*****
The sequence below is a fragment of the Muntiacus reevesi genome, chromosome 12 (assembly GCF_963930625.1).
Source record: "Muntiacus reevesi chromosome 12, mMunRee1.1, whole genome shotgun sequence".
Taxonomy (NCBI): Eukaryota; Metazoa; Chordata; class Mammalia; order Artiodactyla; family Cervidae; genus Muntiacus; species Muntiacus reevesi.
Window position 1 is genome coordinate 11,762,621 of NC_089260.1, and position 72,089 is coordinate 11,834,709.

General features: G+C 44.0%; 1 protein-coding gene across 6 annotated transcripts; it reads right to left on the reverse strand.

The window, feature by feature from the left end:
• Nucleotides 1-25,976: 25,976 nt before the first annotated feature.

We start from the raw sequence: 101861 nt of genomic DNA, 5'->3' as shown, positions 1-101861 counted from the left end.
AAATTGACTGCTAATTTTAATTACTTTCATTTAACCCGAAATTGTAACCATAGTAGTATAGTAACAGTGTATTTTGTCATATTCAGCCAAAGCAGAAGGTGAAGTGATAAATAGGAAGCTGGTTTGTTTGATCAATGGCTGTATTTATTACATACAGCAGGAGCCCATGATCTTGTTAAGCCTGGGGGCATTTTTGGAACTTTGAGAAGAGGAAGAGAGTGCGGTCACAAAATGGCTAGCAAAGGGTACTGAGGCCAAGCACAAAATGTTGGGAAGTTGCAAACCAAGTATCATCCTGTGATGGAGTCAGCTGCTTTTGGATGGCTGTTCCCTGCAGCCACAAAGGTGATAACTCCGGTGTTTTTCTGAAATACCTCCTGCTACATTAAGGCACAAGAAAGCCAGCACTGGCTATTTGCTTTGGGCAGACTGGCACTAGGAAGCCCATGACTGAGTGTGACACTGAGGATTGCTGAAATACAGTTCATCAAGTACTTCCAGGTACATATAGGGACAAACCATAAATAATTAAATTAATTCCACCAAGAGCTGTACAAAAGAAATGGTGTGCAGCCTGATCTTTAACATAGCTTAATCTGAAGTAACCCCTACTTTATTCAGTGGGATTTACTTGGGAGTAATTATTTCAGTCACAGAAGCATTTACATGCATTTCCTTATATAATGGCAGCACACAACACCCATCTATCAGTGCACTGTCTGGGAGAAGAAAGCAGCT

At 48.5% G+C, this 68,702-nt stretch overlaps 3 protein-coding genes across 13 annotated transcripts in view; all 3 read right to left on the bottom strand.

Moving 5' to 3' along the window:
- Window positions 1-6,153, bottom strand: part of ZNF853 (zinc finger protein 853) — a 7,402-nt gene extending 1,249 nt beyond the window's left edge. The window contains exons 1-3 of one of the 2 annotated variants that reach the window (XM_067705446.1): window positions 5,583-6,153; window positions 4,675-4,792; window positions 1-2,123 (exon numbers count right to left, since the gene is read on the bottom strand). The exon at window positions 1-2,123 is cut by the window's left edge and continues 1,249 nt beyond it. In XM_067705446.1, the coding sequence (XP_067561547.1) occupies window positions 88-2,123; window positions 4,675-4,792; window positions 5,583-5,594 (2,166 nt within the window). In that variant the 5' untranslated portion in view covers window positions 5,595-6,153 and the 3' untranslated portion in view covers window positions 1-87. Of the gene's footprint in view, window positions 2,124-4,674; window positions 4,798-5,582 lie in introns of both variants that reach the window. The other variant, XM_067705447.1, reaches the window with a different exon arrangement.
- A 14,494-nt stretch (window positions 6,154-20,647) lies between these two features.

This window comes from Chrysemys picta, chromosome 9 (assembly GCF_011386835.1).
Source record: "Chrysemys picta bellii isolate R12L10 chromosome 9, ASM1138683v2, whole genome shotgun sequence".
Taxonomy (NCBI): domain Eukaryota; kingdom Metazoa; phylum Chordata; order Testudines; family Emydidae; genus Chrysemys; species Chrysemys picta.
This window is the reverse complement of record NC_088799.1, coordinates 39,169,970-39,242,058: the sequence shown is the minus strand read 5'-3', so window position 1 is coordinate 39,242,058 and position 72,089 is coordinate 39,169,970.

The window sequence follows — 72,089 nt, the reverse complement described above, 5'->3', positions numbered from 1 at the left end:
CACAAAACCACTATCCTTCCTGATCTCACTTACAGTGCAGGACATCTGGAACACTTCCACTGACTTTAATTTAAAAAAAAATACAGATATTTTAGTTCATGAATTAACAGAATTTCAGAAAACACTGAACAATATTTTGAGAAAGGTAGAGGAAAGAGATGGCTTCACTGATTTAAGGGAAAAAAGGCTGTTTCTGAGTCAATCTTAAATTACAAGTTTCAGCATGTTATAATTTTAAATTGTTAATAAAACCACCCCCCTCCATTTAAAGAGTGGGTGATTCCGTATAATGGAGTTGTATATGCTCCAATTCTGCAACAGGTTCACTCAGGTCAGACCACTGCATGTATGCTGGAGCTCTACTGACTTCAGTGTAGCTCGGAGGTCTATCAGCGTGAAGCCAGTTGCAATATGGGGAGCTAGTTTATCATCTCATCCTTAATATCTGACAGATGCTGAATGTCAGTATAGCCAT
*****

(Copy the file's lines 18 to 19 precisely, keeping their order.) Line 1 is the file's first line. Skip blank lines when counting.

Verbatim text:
The window sequence follows — 72,089 nt, the reverse complement described above, 5'->3', positions numbered from 1 at the left end:
CACAAAACCACTATCCTTCCTGATCTCACTTACAGTGCAGGACATCTGGAACACTTCCACTGACTTTAATTTAAAAAAAAATACAGATATTTTAGTTCATGAATTAACAGAATTTCAGAAAACACTGAACAATATTTTGAGAAAGGTAGAGGAAAGAGATGGCTTCACTGATTTAAGGGAAAAAAGGCTGTTTCTGAGTCAATCTTAAATTACAAGTTTCAGCATGTTATAATTTTAAATTGTTAATAAAACCACCCCCCTCCATTTAAAGAGTGGGTGATTCCGTATAATGGAGTTGTATATGCTCCAATTCTGCAACAGGTTCACTCAGGTCAGACCACTGCATGTATGCTGGAGCTCTACTGACTTCAGTGTAGCTCGGAGGTCTATCAGCGTGAAGCCAGTTGCAATATGGGGAGCTAGTTTATCATCTCATCCTTAATATCTGACAGATGCTGAATGTCAGTATAGCCAT